In a bid to diminish the effects of a seemingly endless drought, the City of Cape Town has revealed plans for “advanced water resilience” which will look to add 500 million litres of new water to the city per day.
Briefing the media on Thursday, Mayor Patricia de Lille explained that the so-called new water will come from various emergency plans, including land-based and marine desalination, groundwater extraction and water re-use.
“The city has commenced procuring and commissioning, in a staged way, various augmentation schemes with the intention of making available up to 500Ml/day of non-surface water”, said de Lille. “In addition to the above, there is an additional planned augmentation of 10 Ml/day from the TMG aquifer and 1 Ml/day from the Oranjezicht Spring”.
Simply put, the plan will focus on simultaneously limiting the amount of collective water usage to 500Ml/day while ensuring that 500Ml/day of new water is made available through the establishment of new technology in various points spanning the city and surrounds.
Questions have arisen around the cost of such an operation and the city has responded by admitting that the entirety of the program will not be cheap.
“Bringing so many new technologies online simultaneously at multiple sites around the city is expensive”, explained de Lille. “Budgetary provisions will need to be increased and reprioritised. Every effort needs to be made to fund implementation this year from available resources and the to plan accordingly for the outer years”.
De Lille assured Capetonians that while exact figures are not yet known, increases to tariffs would not occur for the 2017/2018 financial year as rates have already been established.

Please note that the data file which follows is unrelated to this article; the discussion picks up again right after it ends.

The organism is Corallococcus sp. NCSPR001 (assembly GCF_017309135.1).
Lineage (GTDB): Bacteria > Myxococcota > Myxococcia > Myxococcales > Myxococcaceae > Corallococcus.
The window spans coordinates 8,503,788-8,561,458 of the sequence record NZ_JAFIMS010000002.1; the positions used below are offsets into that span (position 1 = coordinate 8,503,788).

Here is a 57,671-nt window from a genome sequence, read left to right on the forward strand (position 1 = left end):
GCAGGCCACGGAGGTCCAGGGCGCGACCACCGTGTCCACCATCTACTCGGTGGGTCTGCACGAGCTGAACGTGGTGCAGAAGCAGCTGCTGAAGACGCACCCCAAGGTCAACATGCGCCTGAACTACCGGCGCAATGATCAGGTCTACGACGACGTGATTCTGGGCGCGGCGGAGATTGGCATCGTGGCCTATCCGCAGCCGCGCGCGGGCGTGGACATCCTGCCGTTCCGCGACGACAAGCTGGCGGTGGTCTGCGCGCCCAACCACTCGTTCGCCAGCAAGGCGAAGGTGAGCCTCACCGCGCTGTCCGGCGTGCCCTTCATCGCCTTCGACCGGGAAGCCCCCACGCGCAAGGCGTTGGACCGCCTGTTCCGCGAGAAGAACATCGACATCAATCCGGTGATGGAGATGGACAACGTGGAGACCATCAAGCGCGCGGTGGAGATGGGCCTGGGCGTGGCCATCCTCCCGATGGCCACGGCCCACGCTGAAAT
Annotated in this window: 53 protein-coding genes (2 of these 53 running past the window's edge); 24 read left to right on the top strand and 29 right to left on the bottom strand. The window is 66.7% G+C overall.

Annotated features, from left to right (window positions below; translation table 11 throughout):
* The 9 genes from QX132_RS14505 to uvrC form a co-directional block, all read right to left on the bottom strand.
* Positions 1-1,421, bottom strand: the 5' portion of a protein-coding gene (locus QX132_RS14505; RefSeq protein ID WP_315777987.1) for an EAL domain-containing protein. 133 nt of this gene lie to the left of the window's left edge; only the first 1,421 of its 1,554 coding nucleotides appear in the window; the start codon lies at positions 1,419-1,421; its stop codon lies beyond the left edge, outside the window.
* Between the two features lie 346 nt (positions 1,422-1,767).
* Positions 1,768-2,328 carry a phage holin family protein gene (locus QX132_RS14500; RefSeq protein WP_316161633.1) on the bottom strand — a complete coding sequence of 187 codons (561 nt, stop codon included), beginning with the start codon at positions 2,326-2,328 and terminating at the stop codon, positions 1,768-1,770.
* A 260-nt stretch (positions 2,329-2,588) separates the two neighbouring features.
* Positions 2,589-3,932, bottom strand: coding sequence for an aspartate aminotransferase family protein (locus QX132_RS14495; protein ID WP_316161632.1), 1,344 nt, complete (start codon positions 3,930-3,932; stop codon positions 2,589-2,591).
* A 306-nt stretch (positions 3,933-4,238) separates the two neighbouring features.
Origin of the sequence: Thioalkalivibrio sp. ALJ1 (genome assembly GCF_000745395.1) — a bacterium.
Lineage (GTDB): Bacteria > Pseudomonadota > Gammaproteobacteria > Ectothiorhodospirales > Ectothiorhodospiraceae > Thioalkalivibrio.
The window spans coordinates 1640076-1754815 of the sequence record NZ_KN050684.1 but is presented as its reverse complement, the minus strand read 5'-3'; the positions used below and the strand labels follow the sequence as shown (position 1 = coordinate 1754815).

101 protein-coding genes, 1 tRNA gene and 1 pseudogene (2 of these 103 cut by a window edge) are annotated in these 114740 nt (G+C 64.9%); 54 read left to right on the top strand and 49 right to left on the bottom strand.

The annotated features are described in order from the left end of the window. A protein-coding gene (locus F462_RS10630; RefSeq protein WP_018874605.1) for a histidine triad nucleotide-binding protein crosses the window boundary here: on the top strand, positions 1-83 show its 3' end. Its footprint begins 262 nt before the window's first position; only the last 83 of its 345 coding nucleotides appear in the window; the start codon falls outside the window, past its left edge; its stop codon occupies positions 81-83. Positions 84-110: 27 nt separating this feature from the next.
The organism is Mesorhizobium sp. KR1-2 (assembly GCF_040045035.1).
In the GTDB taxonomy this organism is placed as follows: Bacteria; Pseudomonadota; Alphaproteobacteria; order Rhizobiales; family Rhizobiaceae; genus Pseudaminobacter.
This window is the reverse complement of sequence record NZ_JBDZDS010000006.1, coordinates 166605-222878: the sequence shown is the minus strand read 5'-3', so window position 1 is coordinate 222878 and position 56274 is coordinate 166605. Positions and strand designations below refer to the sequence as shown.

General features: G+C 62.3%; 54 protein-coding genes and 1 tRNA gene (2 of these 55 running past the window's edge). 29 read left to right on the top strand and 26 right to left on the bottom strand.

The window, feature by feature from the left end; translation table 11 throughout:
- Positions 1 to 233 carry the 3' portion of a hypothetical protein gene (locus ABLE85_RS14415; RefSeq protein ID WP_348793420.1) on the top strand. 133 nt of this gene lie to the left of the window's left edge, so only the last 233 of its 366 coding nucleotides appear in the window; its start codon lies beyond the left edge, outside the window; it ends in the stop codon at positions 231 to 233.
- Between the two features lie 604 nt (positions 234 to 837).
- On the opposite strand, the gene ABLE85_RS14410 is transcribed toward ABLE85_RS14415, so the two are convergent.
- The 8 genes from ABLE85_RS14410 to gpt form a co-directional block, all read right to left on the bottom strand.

The plan, although already set in motion as a whole, is likely to be implemented in stages depending on how the drought progresses. De Lille stated that the very unpredictable nature of the dry-spell has been the worst factor affecting drought containment.
The city has been implementing various restrictions since 2005, with more stringent restrictions taking over at the beginning of 2016. Yet, the evermore growing presence of climate change has played a major role in making any predictive measurements useless.
“Internally we developed new scenarios and decided to take the most pessimistic view of the drought and likely rainfall as possible”, added de Lille.
The city will look to begin the augmentation plan as soon as possible with local government voices saying we could see the first ground-water extraction structures up in a few months.
The current level of water for the dam system which supplies Cape Town is at 31.1% compared to 56.1% at the same time last year.
Water usage is still the cities major issue.